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"BUSY" BUSINESS MAN BAR TO PROGRESS.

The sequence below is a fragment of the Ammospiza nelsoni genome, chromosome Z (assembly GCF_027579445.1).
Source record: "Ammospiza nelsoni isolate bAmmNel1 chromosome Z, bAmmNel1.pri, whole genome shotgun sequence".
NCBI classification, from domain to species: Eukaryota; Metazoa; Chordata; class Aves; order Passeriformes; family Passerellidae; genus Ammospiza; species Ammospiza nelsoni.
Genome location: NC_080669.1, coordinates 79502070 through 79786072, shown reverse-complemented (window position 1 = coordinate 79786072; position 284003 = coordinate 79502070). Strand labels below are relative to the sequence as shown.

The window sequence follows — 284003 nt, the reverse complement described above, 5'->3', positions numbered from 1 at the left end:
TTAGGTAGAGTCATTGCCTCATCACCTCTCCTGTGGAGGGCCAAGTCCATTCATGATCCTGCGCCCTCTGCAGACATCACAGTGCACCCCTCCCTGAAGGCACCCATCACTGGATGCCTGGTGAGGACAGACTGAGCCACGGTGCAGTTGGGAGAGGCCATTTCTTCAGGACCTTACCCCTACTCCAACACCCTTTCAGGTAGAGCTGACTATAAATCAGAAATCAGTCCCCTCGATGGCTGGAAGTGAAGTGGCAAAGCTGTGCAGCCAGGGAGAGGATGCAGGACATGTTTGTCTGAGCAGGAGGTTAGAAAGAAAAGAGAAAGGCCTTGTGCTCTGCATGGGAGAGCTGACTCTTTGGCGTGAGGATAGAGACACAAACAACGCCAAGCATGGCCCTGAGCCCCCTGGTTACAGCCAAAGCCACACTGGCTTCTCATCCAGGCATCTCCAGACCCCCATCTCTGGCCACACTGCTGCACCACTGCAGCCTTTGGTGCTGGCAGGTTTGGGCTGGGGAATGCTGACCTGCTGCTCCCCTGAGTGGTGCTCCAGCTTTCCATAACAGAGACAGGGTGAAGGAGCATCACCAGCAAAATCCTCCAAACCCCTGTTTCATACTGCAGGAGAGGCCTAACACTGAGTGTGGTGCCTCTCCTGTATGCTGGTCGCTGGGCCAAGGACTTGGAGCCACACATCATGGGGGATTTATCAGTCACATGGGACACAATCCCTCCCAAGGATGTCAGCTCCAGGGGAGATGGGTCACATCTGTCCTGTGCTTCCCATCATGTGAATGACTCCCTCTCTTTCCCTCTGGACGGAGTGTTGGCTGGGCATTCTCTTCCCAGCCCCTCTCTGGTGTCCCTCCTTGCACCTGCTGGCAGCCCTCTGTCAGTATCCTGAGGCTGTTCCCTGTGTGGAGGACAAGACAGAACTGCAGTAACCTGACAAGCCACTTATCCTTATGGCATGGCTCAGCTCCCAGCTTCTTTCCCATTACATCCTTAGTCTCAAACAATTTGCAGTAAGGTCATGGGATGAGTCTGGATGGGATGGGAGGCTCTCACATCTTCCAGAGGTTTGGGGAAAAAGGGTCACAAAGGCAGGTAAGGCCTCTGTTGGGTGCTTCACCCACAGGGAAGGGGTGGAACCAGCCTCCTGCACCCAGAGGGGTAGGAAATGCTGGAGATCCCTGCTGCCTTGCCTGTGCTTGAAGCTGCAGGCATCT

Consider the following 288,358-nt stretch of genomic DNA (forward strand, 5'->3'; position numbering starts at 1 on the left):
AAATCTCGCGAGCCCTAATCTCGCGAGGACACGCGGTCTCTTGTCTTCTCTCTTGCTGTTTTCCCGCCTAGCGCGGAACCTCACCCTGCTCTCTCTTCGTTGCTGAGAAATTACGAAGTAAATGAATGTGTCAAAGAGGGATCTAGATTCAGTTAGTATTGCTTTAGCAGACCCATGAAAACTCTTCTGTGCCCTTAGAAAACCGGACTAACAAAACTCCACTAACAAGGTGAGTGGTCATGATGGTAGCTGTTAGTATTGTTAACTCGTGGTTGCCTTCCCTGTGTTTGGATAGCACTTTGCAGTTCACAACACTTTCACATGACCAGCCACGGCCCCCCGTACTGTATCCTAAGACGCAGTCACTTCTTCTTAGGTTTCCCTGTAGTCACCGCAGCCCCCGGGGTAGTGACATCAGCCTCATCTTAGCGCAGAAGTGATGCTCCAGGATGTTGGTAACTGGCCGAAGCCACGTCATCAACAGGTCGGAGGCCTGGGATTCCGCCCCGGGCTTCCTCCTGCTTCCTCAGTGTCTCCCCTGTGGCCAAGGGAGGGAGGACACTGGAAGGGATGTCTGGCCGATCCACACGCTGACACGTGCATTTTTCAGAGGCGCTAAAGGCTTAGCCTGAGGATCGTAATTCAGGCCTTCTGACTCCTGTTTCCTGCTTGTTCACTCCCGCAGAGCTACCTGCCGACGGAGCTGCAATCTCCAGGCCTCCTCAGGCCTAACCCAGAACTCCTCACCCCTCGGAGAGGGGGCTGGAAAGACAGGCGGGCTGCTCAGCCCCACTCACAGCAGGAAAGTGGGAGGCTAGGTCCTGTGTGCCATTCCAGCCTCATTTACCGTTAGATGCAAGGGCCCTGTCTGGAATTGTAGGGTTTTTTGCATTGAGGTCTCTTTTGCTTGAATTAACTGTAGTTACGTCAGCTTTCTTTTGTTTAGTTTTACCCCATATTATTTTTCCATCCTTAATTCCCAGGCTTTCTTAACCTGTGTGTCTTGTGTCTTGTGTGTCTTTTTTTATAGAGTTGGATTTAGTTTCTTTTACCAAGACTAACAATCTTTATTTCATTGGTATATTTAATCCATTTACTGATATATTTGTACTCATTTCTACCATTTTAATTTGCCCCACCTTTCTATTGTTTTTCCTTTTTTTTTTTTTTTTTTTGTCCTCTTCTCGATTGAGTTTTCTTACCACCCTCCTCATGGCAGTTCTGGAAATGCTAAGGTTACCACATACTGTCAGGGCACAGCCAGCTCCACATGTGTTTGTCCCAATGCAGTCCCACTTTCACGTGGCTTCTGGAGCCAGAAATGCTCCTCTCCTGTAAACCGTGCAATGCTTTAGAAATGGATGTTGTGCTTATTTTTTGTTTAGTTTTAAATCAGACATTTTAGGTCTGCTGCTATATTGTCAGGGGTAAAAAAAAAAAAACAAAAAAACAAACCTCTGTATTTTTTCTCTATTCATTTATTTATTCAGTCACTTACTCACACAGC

By John A. lion land. Anionic the .voting lnon of to-day who nre looking for opportunities for launching Into successful careers It may he said that the great majority have before their eyes os nn example for emulation the typlcul busy busi ness man. Not Infrequently this busy business man Is not busy. He Is emotional, excitable, and Is borrowing troubles ami tangles. He thinks he Is most strenuous, when as a matter of fact he has lost merely Ills self-control. Personally he may rush madly by train and cab to his office, dash to the express ele vator, Ixmnce Into his office and l>© an hour recovering from Ills emotionalism. But this man In his own estima tion Is one of the busiest of men. and the busy feeling grows upon him until It becomes a condition of fixed mental aberration In a passive state, or until It as vio lently breaks out. Viewed from any side this overhuslert business man wears the standing and Indelible confession of his Ineffi ciency. The man feeling the pressure of his business day after clay Is unfitted for the exactions of his work. He Is a quart cup In the ganger's plant where only the gal lon measure Is of economical use. He needs make too many trips from the cask to the barrel In rendering his serrlce. lie Is In use In many places, however, and In the process he Is Inimical to good business In a great measure and wholly so to all else In life. Yet this is the type of business man which with so many observers of the business world naturally attracts the attentions. We have become too much the blind apos tles of strenuoslty. It no longer Interests us that a man with calm exterior and an inward confidence In himself moves with even certainty to n legitimate end. The lime light and the grand stand are the properties necessary to attract In his accomplishments. Without this portable background for attainment, the world does not care to l<>ok, to say nothing of learning. HOME TEACHING COUNTS MOST. Speaking of the management of boys I will Just remark that F nm opposed o the suspension from school of h hoy ior any sort of offense. 1 think It does 10 pood. It Is little punishment to ;eep a hoy out of school. lie at once econies the envy of the other hoys, who wish to goodness they could do omelhlng that merited suspension. The queMlon of punishment Is as se •ious a uncstiou as we have to deal with, not only in the home and school, Jli.u.r v. .sihai'bs Iml in the world at large. The fact thut any of our fellow creatures merit punishment Is n melancholy one and binds us to old heathenish customs and lieltefs. Our lawn as they stand to day. and the business of law ns It Is carried on. are a constant Invitation to crime. Men A DAY IN THE WOODS. A fefler feels like drowsin' —for the air in full o' dreams: Far off the oow bells tinkle lijr the cool nn' shaded streams; An' the wonin' winds invite .you where the bees ore on the wine. Am' the birds urn makin' merry where the honeysuckles swing. fjing « song o' summer — "Ting a-ting-a-ling battle boys a-sleeiiin' Where the honeysw-kles swing. A f- ller feels tike loafin'; for the weath er's fnlr and fine. An' the fishin' rod's a-hobbin' to the throhbin' o' the line; An' vhe river-banks invite you where a breezy chorus swells. An' »epne« o* joy delight you where the catile shake their bells. Ring a song o' summer — "Tins a-ling-a-ling!" Cattle boys a-sleepin' Where the honeysuckles swing. It's good to he n-livin' In this weather — night an' morn : When you hear a song o' plenty In the rustle o' the corn ! When a picture o' the harvest shines in every drop o" dew, An' the old world's eollin' happy 'neath a liviti' bend o' bluel King a song o' summer — "Ting-a-ling-a-iing!" Cattle boys n-sleepin' Where the honeysuckles swing. - Atlanta Constitution. A CHARM STRING. S'l.r. give you your dinner If you will cut me iiu nnnful of kindling." said the cook to (lie tramp. who had ap peared fit the back door in ijucst of x "handout." "That's a bargain," agreed the hoho, smilingly, as tie went to the woodpile, picked up the us. ami happily began to use It. "Well. I do know if that ain't the most wlllln' tramp to work that I ever saw In all of my liorn days," comment ed the rook, as she turned again to the meal she was preparing. Whistling away as cheerily as a bird, thn Itinerant shirker of a steady Job wielded the ax Industriously, and had about his armful of kindling ready when a little girl of ten. who was play ing In the yard, came up to watch him at his labor. She carried several hun dred buttons of many shapes, sl7.es and colors 011 a string, and. as she reached hiiu, she wound them prettily around her neck, and asked Innocently: "Do you like 1o cut wood?" "Cau't say that 1 am particularly fond of the pastime," he answered, po litely, glancing up : "hut you know those who eat must work.' Then as hts eyes rested 011 the string of buttons, lie ask By Juliet V. Strauss. od. Interestedly, "Isn't tlmt a clmrm strlng you have nrounil your neck?" "Yes, sir," was the reply: "I believe that is what mamma calls It." "Let me see It. please," requested the tramp, wiping the perspiration from his face, and seating himself on a stick of wood. "Well, well," he went on, as he took the string in his hands, and exam ined the buttons Interestedly. "You have quite a number. This certainly brings back to my memory the happiest days of my life —days of thirty years ago. When I was a young man ol twenty, my little lady, every hoy and girl had a charm-string; and If I had been a few years younger, I would have had one myself, for It was a childish fad that I have always admired. I enever expected that these things would lie a fail again with the little folks —at least not while I was living. How long have you been collecting these buttons?" "It ain't mine." answered the girl, confidently; "It's mamma's. I never saw one before this morning. I was looking through mamma's trunk for a piece of ribbon for my doll and found it. She said that I could play with it, If I would be careful, and not lose any of the but tons, and bring it back after a liltle. Mamma said that she made tills string when she was sixteen years old; that all of the boys and girls had them, and I guess that is the time that you re member. "Yes, I guess It Is," agreed the man. reflectively. "And you see tills button?" asked the child, seating herself on the grass In front of 111 in. "That pretty, round pearl one?" ques tioned I lie tramp. "Yes, sir; this one," holding It be tween her lingers. "Well, mamma, told me that It was on the vest of her old sweetheart, and that one Sunday she said that she wished that she bad a button like it for her charm string, and her sweetheart unscrewed it and gave It to her. It was the top button. Mam ma said she wouldn't take a fortune for that button." "That was real nice In her sweet heart." murmured the tramp, reaching for (lie string, then examining the hut tun closely. "What was your mother's name, little lady?" he went on. still turning the string of buttons over In his hands. "Iler name was Mary Feruer," an swered the child, "hut you know in,v papa's name was Wellesley. I'upa died nbout Vwo years ago. but I remember him well. Mamma says that she and the man that gave h»r tilts button would have married. If they hadn't quarreled, and that It was all her fault, and " "Fannie. Fannie I" cried a voice from tho house. "Come here immedi ately. Come right on." "All right, mamma. 1 must go," she said, turning to the tramp. "Good-by." "What In the world were you telling that tramp?" asked Mrs. Wellesley, as her daughter reached her. "You beat all children I ever saw In my llfo to talk to everybody you meet You might take the chances on being "cleared," on slipping out of punishment through some convenient loophole of the law, iniule mid constructed for this very purpose. Couples de liberately marry with the Idea that it is easy to be di vorced, nnd divorce and remarriage is not the least crlnd ual of the many things that flourish under the law like the green bay tree. m The home Is the only sure safeguard for society. The mother Is the lnii>ortant ofllcer In the world's corps of disciplinarians. I,et her reali/e this more fully and get back to her |iost from the foolish straying away the "woman movement" Is responsible for. Teaching Is the secret of discipline, and home teaching Is the thing that Is going to count. I,et your boy get out and rub up against the world; don't make a "sissy" of him, but let him have engraved Indelibly on the plastic Infant mind by line upon line and precept upon precept, an understandiiyf of the difference between fun and ri baldry, manliness and brutality, energy and ambition, happiness and dissipation, Independence and Impudence, and all the other things that are so easily confused, espe cially in a country like our own, where so many wrong things are for the time being held as admirable. There will be a reaction from this spirit of "Get there, no matter how," and from this Insufficient attitude of un scrupulousuess and refined immorality being the smart thing. RAILROAD REBATES MUST STOP. By Leslie M. Shaw, T.EBIJC M. SHAW. COLLUSIVE DIVORCES AND REMARRIAGES. By Judge A. T. Clearwater. The proportion or divorces to marriages nnd remarriages in defiance of law In astounding nnd Is Indicative not only of contempt for lnw, but of a decadence and degradation, a lower ing of standards and Ideals, which I* depress ing. The most disheartening feature of therie collusive divorces nnd Illegal remarriages Is that by far the larger number ot' them are among people who', by virtue of their standing und In deference to the undent and lofty maxim of no blesses oblige, should be exemplars to the less fortunate, but no Idea of this character for one moment Influences their conduct. have told lilm something tlint would have brought hlin back here to-night, and got lis all robbed and killed." "He seems like a nice man, mamma ; and I was Just telling him about your eharm-strlng. He said all the boys and girls had them when he was a young man." "I guess they did," Welles ley. "But, give It to me, now ; you have had It long enough. The first thing 1 know, you will lay It clown, forget It, and that will be the last of It." "No, I won't mamma. I<et me |>lny with It awhile longer." "No, not now; hand It here, and go and prepare yourself for dinner. Some day when It Is rainy, and you can't get out to play, you tnny have It all day," and. taking the string from her daugh ter's hand, she turned Into the house, while the tramp, who. though busily splitting wood, had been watching her. stuck the ax Into a log. and walked to ward the gate, while the cook called after him: "Say, you! Come on here, and get your dinner." "Don't care for any," answered the hobo; "I am not hungry." "Must be crazy," commented the cook. "I thought that something was wrong with him at first, by the way he wanted to cut that wood. Well, I hope that he Is so luny that he can't find his way back here, for I always was afraid of crazy folks," and with this consola tion. she picked up a dish of beef, and hurried to the dining room. Two hours later, a handsomely dress ed stranger rang the bell, which was answered by Mrs. Wellesley. The call er raised his hat politely, looked irrh- Ingly, though not ungentlemanh into the face of the woman, then si igly said : "Mrs. Wellesley; Mary, ymi don't know me. do youV" "Mr. Peering Julius Peering, as sure as I live!" "The same old .Tiillus," laughed the man, holding out his hand, which the lady grasped, at the same time cordial ly Inviting him to enter. "Flow In the world did you learn that I was here?' she asked, wonderlngly. "Why, your old charm-string was tha cause of my discovery." "My old charm-string:" echoed the widow, wonderingly. "Yes, ma'am; your little daughter was showing It to me. and 1 recognized a button upon It." "Why, she, showed It to no one but a tramp who cut some wood for us," blushed the owner of the old time toy, who well remembered the Incident of tlie pearl button. "Well, I happened to be that tramp. My next book deals with tramp life, and, wishing to accurately picture that Interesting Individual, I have been on the road with the hoboes for two months, and " "Why, here's the tramp that cut the wood!" cried Fannie, bursting Into the room like a ray of sunshine.—Waver ley Magazine. A man may be humble without adver tising the fact. AHM.IIMIM HERALD, THURSDAY, MAT 17, 1906 Mj own Idea about rebates Is this: The rebate must stop, and the railroad Is not the only sinner In the case. Such action must b« taken by legislation and the en forcement of such legislation as will apply the remedy to both the beneficiary and the railroads. It Is the great and vital evil of our commercial system, and I am «ure that every person engaged legiti mately in the business of shipping or hauling will agree with those who are seeking relief. Opinions of Great Papers on Important Subjects. LIFE'S LOOKING OLASS. HE world Ist like a looking glass; If you smile In It, It smiles bark; If yon frown. It frowns. You may hear It said that one of the con ditions of life you cannot make or alter Is environment—tlmt It is fixed, Inflexible, and that you are Its slave. That Is a lie. He —- w ] lo thinks the world is full of good people and kindly blessings Is much richer than he who thinks the contrary. Each man's Imagination largely peoples the world for himself. Some live In a world peopled with princes of the royal blood; some In a world of pauper ism, crime and privation. The choice Is yours. Psychology lias pretty well estab lished the theory that ghosts are creations of the sub jective mind—and trouble-finding Is very like ghost-see- Ing. You see frightful goblins in life, If properly traced, will be found to begin and end in your own mind. He fuse to believe them, and they cease to exist. A melancholy thought that fixes Itself upon one's mind ought to have as prompt doctoring as pronounced physi cal disease. Kate gives to the man who whines Just what he expects. Disappointment sardonically meets him nt every turn. Misfortune ever lurks in ills shadow. The human whine is a signal-call to a thousand and one lit tle demons of distress and disaster, which mock and lash, hinder and dishearten. Life without trials, small or great, is impossible. We must meet and conquer them, or let them conquer us. Hut we need not waste our strength in borrowing trou bles or in going half way to meet them. It Is for you to say whether the mirror of life shall return to you smiles or frowns. It is for you to say whether you will grouch In the glooms, the companion of hateful goblins, or stride In the bright sunshine, seeing smiles and catch ing shreds of sweet song. -Chicago Journal. TEACHING PEACE IN PUBLIC SCHOOLS. IIK Massachusetts State Board of Education desires to recommend for 1 li«» common schools another day whereon. as on tin- pub lie holidays of Washington's birthday, Pat riot's Day anil Memorial Day, there shall lie a special observance in the interest of higher humanity. The Idea Is right, and the schools of Springfield should seize (lie opportunity. The love of country Is a worthy thing Just so far as it Is consistent with the love of man kind, and no further. There was a time when patriotism was needed for preservation of national existence, and was the primal civic virtue. It evolved directly from the family, the alliance of families, the tribe, the alliance of tribes, the lie of common blood which made the nation. The highest civilizations of the world have arrived at that stage where wars of nation against nation should cease, as wars of tribe aagiust tribe have ceased. The motto of the day should be, as the Hoard of Education says: "God hath made of one blood all nations of men for to dwell 011 all the face of the earth." This means universal brotherhood; this gives the lie direct In the face of every war; this signifies that the love of country that depends on the injury of another people, or a differ ent race, for its Impulse and sentiment, Is not only con- LEGAL INFORMATION. One who signs the name of another to a note without authority forges the name to the note. The I.'. S. homestead law was first passed-in IHtKJ. Since then many addi tions and changes have been made. An improvement In a fruit tree ean noi lie protected by patent, and very imperfectly or not at nil by trade mark. I: you have taken counterfeit money fur good money, It is your loss. You are liable criminally for passing It ngaln. One Is not au heir of, and does not In herit from his stepfather or stepmoth er. One Inherits only from his kin or blood relatives. I'enslons from the IT.l T . S. government arc not inherited. They are specified privileges, given and paid to a speci fied . '.iss, as to a soldier's wife while Kin- live* and then to Ills children. W,i 'i'e two adjoining owners have gotten a surveyor to mark out.the line between their lands, and agree that It i-i tiie line and put a fence thereon, the fenc» constitutes the line by agreement, whether It was originally the correct line or not. j I'nless a highway has been laid out across your homestead, you have a j right to keep people from using any part of it as a highway. If they pass ■ across it by your consent, you have n I right to prescribe the conditions on ; which they use It. I One may be obliged under certain [circumstances to pay personal property [tax in two localities for the same prop erty. unless one seasonably objects to the taxation. Where one's home is In j one place and his business is In an other, the taxing authorities often at- I tempt to tax his personal property In 'both places. Seasonable objection should be made to the taxation ill the i wrong place. Novelty Wiinlcd. I The prima donna had Just returned from the oter side. | "Is It true that you are to be mar ' rledV" asked In a chorus a boatload ot i reporters. j "Not this season," she answered sweetly. "My press agent wants me to do the unique, and for me not to • get married Is unlqiter than any other stunt we have been able to think up yet."—Philadelphia Ledger. I : It Is one sign that a woman Is get ' ting ready to properly sympathize with her friends when she discovers that she j has left her handkerchief at home. Elephants curry Ink burnished howdahs, and wearing rich trappings of gold-euibroldcrcd velvet were furnished the I'rince of Wales by Indian poten tates for local transportation. The Illustration shows several Indian uses for the camel and the elephant. 1, Indian substitute for water cart; 2, Elephant candelabrum and fountain (candelabrum on elephant's tusks) ; 3, t'nmel omnibus carrying Prince's luggage; 4, Elephant trans|>ort. TrmJiflnn of the I'uflilon. Taos stands unique and distinct from all the other pueblos, and Is unusually interesting to the student of ethnology, says the Southern Workman. It Is there that the eternal tire Is said to be kept burning In the estufa or under ground temple and there the priests climb dally to the housetops and gaze toward the rising sun. hoping to see the returning Montezuma. The Are, It Is said, was removed to tills village from I'ecos In the early part of the last century, when the latter was abandoned. According to rumor, It Is kept In a sacred temple built In the donuied by the righteousness of God, but Is outdated by every consideration of human life in Its material as well as spiritual advance. The peoples of the earth are one In origin, In evolution, In destiny, and the children of otlr land should learn anil know forever that they cannot hurt another without the more hurting themselves. Tht« Is what The Hague conference means—this Is high eMl zenshlp. In the honor of <}od and the welfare of all fcs manlty.— Springfield Ilepuhllcnn. FOR WOMEN ONLY. E want the women of this country to net * higher standard of respectability for men. At present the women are too lenient to ward nnd too forgiving of had conduct." The words are by Judge William MelQwen, of Chicago, In an address before the Wom en's Club of that city. They nre true words. So long as n man can hide his moral leprosy under evening clothes and remain "respectable," so long will lie cling to his moral leprosy. And so long iw this sort of a man is received In society by good women so long will he be "respectable." It Is almost Incomprehensible how women, wlio suffer most because of the double standard of morals, will sndle upon men whom they know to bo corrupt. leniency In this regard is treason to the woman's sex. Judge McEweu goes on to say: "I can remember a day when drunkenness was regarded as a novel pastime. Hut a sentiment against It sprang up among the women and the'evil has greatly abated. Drunkenness eeased to lie respectable when women put the ban ujion It. Yet the drunkard is a harmless idiot by the sldemf the liber tine. When a woman receives a man of loose morals on "equal terms she Is being kind to a serpent who "lont venoms all the Nile." The Judge is right. What he says Is not new, but Hls one of the tilings that must be said over and over agntn. Women must adopt a stricter code of morals toward men. —Kansas City World. LESS LAW; MOKE JUSTICE. 11 Kit K lire offenses and crimes committed which, by the technicalities of the law, nr the administration of law, cannot he reached. 'J'he Federal court sends the litigant bark to the State court for redress, knowing full well It Is Impossible to get service. So tve are left In tlie |K>sltlon of certain corpora tions helng aide to defy the government, State niMl Fed eral, and permitted to go on In their nefarious work of undermining the union of the United States. Is It the purpose of the |K>wers that tie to take from the people their faith In government and the integrity of our courts? Are the courts going to affirm there are lawn which for the protection of the people and the Stata should he enforced, but that there exists no way in wbtoh this can be accomplished? What will the outcome be? Ilow long ltefore it Is reached? Who will be the suffer ers? Answer these questions and the remedy will h« found, the technicalities of the law will l>« brushed aside. Justice once more will life her proud head and submit to Im> rebllndfolded, and the people will come Into tbeir own again.—St. Paul Dispatch. ROYAL TRANSPORTATION IN INDIA. IxnvelH of (lie earth ;in<l connected with the surface liy hidden passages and labyrinths. The priests tend the sarred lire carefully, and If tradition Is to be believed, It has not been extinguished since Montezuma left the earth for his heavenly throne. Taos was also the homo of Kit Tar son. the famous scout who ted Oen. Fremont through the wilds and whose name lins been sung In many tongues. He lived and died In the tittle village, loved and respected l>y all the Tndlans. There Is a little patriotism In a Presidential election, hut In a loeal elec tion there is nothing but a quarrel.